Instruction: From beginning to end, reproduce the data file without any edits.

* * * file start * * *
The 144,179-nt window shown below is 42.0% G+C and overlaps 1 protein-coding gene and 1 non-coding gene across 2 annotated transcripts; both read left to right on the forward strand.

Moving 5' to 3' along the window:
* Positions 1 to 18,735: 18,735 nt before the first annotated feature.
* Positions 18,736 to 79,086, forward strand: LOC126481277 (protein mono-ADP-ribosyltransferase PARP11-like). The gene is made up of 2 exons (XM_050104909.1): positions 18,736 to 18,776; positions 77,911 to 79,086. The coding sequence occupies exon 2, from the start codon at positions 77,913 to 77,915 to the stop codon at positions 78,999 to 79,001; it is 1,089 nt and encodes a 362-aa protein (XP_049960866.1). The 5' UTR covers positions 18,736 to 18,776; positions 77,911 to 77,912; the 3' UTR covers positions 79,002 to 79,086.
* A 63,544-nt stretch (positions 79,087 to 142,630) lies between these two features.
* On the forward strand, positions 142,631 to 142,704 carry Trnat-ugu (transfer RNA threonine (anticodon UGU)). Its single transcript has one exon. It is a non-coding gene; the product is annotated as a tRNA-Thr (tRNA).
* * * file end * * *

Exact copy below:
The 144,179-nt window shown below is 42.0% G+C and overlaps 1 protein-coding gene and 1 non-coding gene across 2 annotated transcripts; both read left to right on the forward strand.

Moving 5' to 3' along the window:
* Positions 1 to 18,735: 18,735 nt before the first annotated feature.
* Positions 18,736 to 79,086, forward strand: LOC126481277 (protein mono-ADP-ribosyltransferase PARP11-like). The gene is made up of 2 exons (XM_050104909.1): positions 18,736 to 18,776; positions 77,911 to 79,086. The coding sequence occupies exon 2, from the start codon at positions 77,913 to 77,915 to the stop codon at positions 78,999 to 79,001; it is 1,089 nt and encodes a 362-aa protein (XP_049960866.1). The 5' UTR covers positions 18,736 to 18,776; positions 77,911 to 77,912; the 3' UTR covers positions 79,002 to 79,086.
* A 63,544-nt stretch (positions 79,087 to 142,630) lies between these two features.
* On the forward strand, positions 142,631 to 142,704 carry Trnat-ugu (transfer RNA threonine (anticodon UGU)). Its single transcript has one exon. It is a non-coding gene; the product is annotated as a tRNA-Thr (tRNA).